Legal Status of Ukraine’s Resistance Forces


| Feb 28, 2022

Ukraine Resistance Forces

In the lead up to Russia’s invasion, Ukraine prepared to defend its territory by, among other things, training its citizens to serve as a “resistance in waiting.” The extent to which these resistance forces have engaged Russian invaders to date remains unclear. What is clear is that Ukrainians are determined to mount a tenacious defense.

On 26 February, Ukrainian President Volodymyr Zelensky invited “[a]ll friends of Ukraine who want to join the defense” to help.  “We will give you weapons,” he said.  In recent days, Ukrainian authorities have distributed nearly 18,000 rifles to volunteers in Kyiv.  Ukraine’s Ministry of Defense has even urged residents of Kyiv to “prepare Molotov cocktails” to deter the advance of Russian forces in the city.

Reports have described Ukraine’s resistance forces as comprised of civilian volunteers. This characterization raises important legal questions. What treatment obligations do Russian forces owe to Ukraine’s resistance forces under the law of armed conflict? Can Ukrainian resistance forces be lawfully targeted by the Russian military? What status should resistance members be afforded upon capture? This post addresses some general issues related to the legal status of Ukraine’s resistance forces. Other posts in this symposium will address many of these questions more specifically.


Both Russia and Ukraine are Parties to the 1949 Geneva Conventions and the 1977 Additional Protocols. Accordingly, they are bound by those instruments, as well as the customary international law of armed conflict. The Third Geneva Convention (GCIII) and Additional Protocol I (API) are particularly relevant to the issue of detention given the international character of the conflict.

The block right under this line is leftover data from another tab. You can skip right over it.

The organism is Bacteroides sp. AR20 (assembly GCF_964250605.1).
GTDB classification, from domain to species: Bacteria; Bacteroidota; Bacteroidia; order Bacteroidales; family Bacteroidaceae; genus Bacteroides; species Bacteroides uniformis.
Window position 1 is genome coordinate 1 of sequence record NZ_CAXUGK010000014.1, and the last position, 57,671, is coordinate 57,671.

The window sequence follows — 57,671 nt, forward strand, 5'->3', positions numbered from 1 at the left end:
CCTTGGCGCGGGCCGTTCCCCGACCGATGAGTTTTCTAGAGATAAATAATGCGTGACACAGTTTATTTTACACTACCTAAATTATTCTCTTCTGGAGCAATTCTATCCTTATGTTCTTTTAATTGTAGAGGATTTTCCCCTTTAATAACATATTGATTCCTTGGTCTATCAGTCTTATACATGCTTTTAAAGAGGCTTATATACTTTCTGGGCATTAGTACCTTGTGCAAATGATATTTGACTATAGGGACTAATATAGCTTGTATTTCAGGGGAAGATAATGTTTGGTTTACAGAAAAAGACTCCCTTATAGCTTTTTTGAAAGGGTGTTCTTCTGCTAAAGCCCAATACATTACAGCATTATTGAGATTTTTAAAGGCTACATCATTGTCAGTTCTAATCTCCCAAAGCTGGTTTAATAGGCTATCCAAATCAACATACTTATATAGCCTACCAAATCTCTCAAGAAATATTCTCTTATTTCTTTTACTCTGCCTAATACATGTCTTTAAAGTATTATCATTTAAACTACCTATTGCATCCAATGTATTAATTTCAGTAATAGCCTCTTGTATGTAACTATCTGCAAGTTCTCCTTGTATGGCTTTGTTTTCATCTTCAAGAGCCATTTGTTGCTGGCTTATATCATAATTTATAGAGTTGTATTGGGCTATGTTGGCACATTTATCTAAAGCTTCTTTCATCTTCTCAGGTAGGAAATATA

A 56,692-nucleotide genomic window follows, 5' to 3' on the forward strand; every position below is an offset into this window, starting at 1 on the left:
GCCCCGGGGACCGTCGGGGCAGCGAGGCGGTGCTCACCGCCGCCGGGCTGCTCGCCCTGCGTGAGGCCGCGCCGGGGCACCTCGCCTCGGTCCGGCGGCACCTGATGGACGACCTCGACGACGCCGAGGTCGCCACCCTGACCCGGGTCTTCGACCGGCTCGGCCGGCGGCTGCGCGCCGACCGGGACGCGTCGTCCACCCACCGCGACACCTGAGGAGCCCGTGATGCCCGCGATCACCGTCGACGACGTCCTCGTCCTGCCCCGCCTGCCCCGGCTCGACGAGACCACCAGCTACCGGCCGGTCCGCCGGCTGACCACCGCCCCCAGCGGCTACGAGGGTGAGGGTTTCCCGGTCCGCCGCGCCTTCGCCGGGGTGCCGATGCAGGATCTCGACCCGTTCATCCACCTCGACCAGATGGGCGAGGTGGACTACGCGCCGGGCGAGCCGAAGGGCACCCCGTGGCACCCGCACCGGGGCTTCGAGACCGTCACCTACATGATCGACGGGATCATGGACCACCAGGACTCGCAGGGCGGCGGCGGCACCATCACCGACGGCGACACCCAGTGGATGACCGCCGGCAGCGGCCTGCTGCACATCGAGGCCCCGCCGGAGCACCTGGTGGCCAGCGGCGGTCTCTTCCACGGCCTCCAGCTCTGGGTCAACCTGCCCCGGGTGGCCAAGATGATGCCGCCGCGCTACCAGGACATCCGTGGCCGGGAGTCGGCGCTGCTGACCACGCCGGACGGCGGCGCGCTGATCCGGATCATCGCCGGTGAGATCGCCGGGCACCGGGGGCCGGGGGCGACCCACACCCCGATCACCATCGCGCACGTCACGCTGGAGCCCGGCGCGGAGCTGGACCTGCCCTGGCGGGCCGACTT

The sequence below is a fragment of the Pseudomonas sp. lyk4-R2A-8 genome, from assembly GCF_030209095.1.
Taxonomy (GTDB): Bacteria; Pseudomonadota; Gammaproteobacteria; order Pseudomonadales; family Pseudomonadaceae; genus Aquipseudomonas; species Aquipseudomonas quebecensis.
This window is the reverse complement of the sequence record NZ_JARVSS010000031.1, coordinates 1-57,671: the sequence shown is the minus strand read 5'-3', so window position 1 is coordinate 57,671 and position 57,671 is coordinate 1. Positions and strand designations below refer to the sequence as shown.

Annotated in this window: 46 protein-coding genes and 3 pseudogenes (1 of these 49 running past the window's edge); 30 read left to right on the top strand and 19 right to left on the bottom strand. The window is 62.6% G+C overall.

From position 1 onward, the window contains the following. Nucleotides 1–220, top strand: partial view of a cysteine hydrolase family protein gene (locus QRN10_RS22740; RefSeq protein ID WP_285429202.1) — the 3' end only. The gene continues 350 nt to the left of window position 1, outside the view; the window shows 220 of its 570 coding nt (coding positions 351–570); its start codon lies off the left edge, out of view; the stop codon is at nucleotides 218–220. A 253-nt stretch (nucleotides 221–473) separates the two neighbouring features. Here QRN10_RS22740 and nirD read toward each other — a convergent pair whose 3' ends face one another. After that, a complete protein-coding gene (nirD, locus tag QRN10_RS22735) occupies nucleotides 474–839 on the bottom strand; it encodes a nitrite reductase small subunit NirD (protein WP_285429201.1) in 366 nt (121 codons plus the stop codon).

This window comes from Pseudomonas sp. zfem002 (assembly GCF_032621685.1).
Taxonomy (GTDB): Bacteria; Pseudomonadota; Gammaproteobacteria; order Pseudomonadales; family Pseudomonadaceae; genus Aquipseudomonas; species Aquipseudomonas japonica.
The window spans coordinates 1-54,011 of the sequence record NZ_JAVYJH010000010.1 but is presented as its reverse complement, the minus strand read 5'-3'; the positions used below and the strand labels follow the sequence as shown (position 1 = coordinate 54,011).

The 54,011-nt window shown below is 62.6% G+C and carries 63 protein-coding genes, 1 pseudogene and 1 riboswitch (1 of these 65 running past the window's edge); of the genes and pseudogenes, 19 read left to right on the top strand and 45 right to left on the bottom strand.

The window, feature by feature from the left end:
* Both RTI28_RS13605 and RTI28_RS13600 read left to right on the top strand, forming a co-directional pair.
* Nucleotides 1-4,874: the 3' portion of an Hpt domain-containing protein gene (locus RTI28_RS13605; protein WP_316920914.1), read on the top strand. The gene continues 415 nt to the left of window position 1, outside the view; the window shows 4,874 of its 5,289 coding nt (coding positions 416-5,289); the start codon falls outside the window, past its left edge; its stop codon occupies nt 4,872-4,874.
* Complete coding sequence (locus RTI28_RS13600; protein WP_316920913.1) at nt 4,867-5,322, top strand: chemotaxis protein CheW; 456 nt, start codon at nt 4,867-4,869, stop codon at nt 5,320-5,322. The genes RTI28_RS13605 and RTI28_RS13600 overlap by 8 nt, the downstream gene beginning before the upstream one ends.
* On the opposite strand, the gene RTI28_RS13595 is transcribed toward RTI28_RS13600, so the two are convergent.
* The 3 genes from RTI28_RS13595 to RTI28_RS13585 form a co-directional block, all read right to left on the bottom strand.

As a general matter, three broad groups of defenders are likely to be engaged in Ukraine’s defense: (1) members of Ukraine’s armed forces, (2) members of Ukraine’s resistance forces, who are the main subject of this post, and (3) civilian participants in a levée en masse.  Given recent media reports and striking scenes of ordinary citizens waiting in line to receive rifles, we first examine the possibility that these volunteers constitute a levée en masse, or mass uprising, entitled to specific protections under the law of armed conflict.

Levée en Masse

Under Article 4(A)(6) of GCIII, “[i]nhabitants of a non-occupied territory who, on the approach of the enemy, spontaneously take up arms to resist the invading force” are entitled to be treated as prisoners of war upon capture. The law of armed conflict has long acknowledged the potential for this phenomenon and afforded participants in them prisoner of war status upon capture, provided certain criteria are met. In general, a levée en masse must be spontaneous; it must occur in non-occupied territory; it must involve the inhabitants of the territory; and participants must carry arms openly and follow the law of war.

The possibility that the conditions for a levée en masse could be satisfied in Ukraine will be fact dependent. We only briefly discuss the potential levée en masse in Ukraine here as it will be the subject of a more detailed Articles of War post in the following days.